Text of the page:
Japanese American writer David Mura was aware of race from an early age, and it gave him a perspective on whiteness that he uses to great effect in his brilliant new book, "The Stories Whiteness Tells Itself."
Mura's awareness of race in America grew from his own desire to be "white." "The internment camps criminalized my parents' race and ethnicity (nothing similar was done to German or Italian Americans)," he writes. "Growing up in a white, mainly Jewish, suburb of Chicago, I, like my father, diligently worked to blend in with the white majority, to erase my difference. … When I write here of whiteness, I am in part referencing my younger self and what America taught me about the practices and beliefs concerning white identity."
Mura co-edited last year's "We Are Meant to Rise," a collaborative effort among various writers to tell stories of the search for justice in Minneapolis and beyond. In his latest book, Mura argues that despite Minneapolis encompassing multi-ethnic neighborhoods, the killings of Philando Castile, Daunte Wright and George Floyd expose the deadly effects of whiteness.
One of the most pernicious ways that racism works is that it has created two separate realities. Mura demonstrates this in looking at reactions to scenes of police brutality. White Americans' insistence on interpretations that favor the police "stem from two very different epistemologies and ontologies, two very different ways of witnessing and interpreting not just what happened on Larpenteur Avenue on July 6, 2016, but our entire history and who we are as a nation."
Unpacking these separate ways of being and of "what we know," Mura offers a masterful class in American history, politics and culture, especially films and literature. In addition, he examines the emotional results of such interpretations. He addresses the psychic costs of these stories for people of color, especially for Black people, on whose enslaved labor a large portion of American wealth and power were built.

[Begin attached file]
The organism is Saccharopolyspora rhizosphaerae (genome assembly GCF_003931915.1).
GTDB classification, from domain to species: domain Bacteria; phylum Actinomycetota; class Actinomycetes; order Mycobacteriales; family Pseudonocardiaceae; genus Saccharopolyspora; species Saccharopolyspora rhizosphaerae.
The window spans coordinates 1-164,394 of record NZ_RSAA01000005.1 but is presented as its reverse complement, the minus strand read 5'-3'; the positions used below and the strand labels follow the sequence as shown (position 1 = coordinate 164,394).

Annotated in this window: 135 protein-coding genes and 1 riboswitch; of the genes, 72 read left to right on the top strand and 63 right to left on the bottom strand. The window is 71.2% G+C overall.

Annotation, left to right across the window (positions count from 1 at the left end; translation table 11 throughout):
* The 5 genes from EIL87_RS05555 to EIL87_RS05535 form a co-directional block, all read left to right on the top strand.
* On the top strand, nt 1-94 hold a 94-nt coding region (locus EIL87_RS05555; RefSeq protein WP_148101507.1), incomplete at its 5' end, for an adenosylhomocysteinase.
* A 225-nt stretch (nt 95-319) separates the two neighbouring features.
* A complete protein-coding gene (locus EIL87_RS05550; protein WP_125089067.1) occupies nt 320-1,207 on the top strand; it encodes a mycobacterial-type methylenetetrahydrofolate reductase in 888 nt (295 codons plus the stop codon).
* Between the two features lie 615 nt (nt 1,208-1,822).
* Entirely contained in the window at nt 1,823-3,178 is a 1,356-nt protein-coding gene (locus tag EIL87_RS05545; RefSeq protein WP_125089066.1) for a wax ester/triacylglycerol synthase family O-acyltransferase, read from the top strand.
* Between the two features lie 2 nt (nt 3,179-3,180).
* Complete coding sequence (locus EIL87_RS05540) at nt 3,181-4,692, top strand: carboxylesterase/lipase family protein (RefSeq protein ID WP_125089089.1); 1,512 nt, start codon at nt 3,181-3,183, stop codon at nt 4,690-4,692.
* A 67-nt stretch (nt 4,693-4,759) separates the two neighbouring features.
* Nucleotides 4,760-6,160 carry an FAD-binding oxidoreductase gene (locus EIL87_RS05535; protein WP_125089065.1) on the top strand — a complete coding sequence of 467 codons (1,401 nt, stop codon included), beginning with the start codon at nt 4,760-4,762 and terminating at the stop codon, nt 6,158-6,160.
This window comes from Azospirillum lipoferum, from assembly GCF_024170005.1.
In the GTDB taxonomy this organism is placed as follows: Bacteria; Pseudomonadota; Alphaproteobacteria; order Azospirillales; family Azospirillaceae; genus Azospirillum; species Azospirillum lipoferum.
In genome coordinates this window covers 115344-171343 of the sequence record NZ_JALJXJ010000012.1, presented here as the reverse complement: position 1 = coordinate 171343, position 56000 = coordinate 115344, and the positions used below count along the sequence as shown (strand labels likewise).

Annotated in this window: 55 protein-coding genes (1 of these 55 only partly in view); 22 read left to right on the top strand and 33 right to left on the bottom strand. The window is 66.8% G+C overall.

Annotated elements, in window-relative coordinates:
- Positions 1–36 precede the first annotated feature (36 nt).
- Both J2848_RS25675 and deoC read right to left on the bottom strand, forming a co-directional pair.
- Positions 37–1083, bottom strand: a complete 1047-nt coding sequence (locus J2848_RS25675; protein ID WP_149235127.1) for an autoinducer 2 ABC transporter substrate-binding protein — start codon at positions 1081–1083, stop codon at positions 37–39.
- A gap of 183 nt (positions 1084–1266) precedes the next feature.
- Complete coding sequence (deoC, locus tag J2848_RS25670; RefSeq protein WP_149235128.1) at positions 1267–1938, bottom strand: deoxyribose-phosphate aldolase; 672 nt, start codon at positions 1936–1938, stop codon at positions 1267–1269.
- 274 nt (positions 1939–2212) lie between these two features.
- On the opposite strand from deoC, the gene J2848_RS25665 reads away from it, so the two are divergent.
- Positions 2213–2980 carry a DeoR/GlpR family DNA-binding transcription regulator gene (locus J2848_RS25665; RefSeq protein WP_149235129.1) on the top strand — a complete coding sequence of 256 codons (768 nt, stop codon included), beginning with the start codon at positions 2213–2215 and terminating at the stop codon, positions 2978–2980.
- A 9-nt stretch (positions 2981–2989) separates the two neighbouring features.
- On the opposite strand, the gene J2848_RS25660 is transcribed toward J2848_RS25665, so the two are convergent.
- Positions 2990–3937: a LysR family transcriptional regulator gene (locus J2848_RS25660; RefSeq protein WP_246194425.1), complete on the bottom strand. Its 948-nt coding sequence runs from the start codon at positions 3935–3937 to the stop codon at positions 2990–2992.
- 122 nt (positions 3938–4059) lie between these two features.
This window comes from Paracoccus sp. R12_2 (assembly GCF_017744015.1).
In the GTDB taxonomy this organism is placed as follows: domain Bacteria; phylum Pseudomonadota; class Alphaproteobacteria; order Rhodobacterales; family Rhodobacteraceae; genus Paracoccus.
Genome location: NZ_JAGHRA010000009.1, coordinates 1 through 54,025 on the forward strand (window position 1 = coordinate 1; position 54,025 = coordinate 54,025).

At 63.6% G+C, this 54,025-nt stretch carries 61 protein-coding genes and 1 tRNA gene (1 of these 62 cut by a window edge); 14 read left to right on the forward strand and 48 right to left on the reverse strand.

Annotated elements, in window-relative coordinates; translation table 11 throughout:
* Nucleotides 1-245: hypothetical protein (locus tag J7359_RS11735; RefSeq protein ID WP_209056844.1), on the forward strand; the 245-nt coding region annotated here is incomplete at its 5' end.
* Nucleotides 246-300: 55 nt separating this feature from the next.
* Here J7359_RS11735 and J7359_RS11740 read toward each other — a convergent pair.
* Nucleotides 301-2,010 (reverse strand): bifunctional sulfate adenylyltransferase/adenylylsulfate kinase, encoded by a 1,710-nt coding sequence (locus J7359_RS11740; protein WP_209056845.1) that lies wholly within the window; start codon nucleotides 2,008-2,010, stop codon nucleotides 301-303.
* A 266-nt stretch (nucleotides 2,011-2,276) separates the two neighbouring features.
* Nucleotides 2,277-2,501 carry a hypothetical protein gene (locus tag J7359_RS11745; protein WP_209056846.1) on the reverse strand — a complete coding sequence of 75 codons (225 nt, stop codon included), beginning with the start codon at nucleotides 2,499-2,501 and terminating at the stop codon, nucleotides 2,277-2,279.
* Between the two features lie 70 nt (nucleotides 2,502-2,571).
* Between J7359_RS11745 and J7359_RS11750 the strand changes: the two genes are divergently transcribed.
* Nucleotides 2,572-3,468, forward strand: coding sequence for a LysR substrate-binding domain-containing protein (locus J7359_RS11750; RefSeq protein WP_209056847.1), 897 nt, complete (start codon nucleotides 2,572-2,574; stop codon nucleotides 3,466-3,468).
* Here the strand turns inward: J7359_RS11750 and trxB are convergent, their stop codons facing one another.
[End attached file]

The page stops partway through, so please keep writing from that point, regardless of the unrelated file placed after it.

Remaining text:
In multiple instances, "white" is a default assumption — whether in the reading of novels or in the telling of history — and it allows whites amnesia about America, Mura notes. White becomes the "neutral" race, allowing white people to see stories told by Black and other people of color as filtered through their race while refusing to acknowledge just how racially filtered white experience really is.
One of the triumphs of "The Stories Whiteness Tells Itself" is that it lays out the problem, but then offers solutions not only for individuals but for our nation going forward. For white people, change will require a new understanding of our own minds, a willingness to do the emotional work. Recognizing racism can create feelings of shame and anger, but just as integrating trauma and pain into our psychic life eventually leads to healing, the process of recognizing racism can create feelings of shame and anger that must be acknowledged and worked through.
On a larger scale, this type of truth and reconciliation will lead to a more just America for all of us.
Lorraine Berry is an Oregon-based writer.
The Stories Whiteness Tells Itself
By: David Mura.
Publisher: University of Minnesota Press, 304 pages, $24.95.
Events: Book launch, in conversation with Alexs Pate, 7 p.m. Feb. 8, Minnesota Humanities Center, free tickets at bit.ly/3ZJzkqw; Fireside Reading Series, 7 p.m., Feb. 15, Hamline-Midway Library, St. Paul; 6 p.m. Feb. 27, Next Chapter Booksellers, St. Paul; 7 p.m. April 27, East Side Freedom Library, St. Paul.